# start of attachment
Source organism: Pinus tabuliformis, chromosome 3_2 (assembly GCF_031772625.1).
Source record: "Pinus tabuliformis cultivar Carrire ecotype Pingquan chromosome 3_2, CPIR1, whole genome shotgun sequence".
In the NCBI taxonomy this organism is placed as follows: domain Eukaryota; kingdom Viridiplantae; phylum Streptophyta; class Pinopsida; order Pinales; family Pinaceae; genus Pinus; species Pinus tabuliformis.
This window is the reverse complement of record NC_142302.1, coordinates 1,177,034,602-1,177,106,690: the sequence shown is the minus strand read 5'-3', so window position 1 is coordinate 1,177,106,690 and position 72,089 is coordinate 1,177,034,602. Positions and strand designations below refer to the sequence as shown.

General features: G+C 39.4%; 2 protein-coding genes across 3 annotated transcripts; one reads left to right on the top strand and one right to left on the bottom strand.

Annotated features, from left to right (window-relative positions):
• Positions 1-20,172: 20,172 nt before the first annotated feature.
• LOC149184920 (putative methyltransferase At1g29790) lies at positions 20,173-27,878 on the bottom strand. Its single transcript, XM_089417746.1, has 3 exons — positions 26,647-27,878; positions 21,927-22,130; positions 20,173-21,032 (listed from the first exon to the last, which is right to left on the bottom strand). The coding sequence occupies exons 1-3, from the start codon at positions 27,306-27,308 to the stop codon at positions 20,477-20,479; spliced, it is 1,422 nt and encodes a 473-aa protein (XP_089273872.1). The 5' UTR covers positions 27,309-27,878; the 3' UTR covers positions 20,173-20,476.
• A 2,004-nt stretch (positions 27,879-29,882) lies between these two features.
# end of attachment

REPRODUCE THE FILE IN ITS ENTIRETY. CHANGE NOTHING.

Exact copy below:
Source organism: Pinus tabuliformis, chromosome 3_2 (assembly GCF_031772625.1).
Source record: "Pinus tabuliformis cultivar Carrire ecotype Pingquan chromosome 3_2, CPIR1, whole genome shotgun sequence".
In the NCBI taxonomy this organism is placed as follows: domain Eukaryota; kingdom Viridiplantae; phylum Streptophyta; class Pinopsida; order Pinales; family Pinaceae; genus Pinus; species Pinus tabuliformis.
This window is the reverse complement of record NC_142302.1, coordinates 1,177,034,602-1,177,106,690: the sequence shown is the minus strand read 5'-3', so window position 1 is coordinate 1,177,106,690 and position 72,089 is coordinate 1,177,034,602. Positions and strand designations below refer to the sequence as shown.

General features: G+C 39.4%; 2 protein-coding genes across 3 annotated transcripts; one reads left to right on the top strand and one right to left on the bottom strand.

Annotated features, from left to right (window-relative positions):
• Positions 1-20,172: 20,172 nt before the first annotated feature.
• LOC149184920 (putative methyltransferase At1g29790) lies at positions 20,173-27,878 on the bottom strand. Its single transcript, XM_089417746.1, has 3 exons — positions 26,647-27,878; positions 21,927-22,130; positions 20,173-21,032 (listed from the first exon to the last, which is right to left on the bottom strand). The coding sequence occupies exons 1-3, from the start codon at positions 27,306-27,308 to the stop codon at positions 20,477-20,479; spliced, it is 1,422 nt and encodes a 473-aa protein (XP_089273872.1). The 5' UTR covers positions 27,309-27,878; the 3' UTR covers positions 20,173-20,476.
• A 2,004-nt stretch (positions 27,879-29,882) lies between these two features.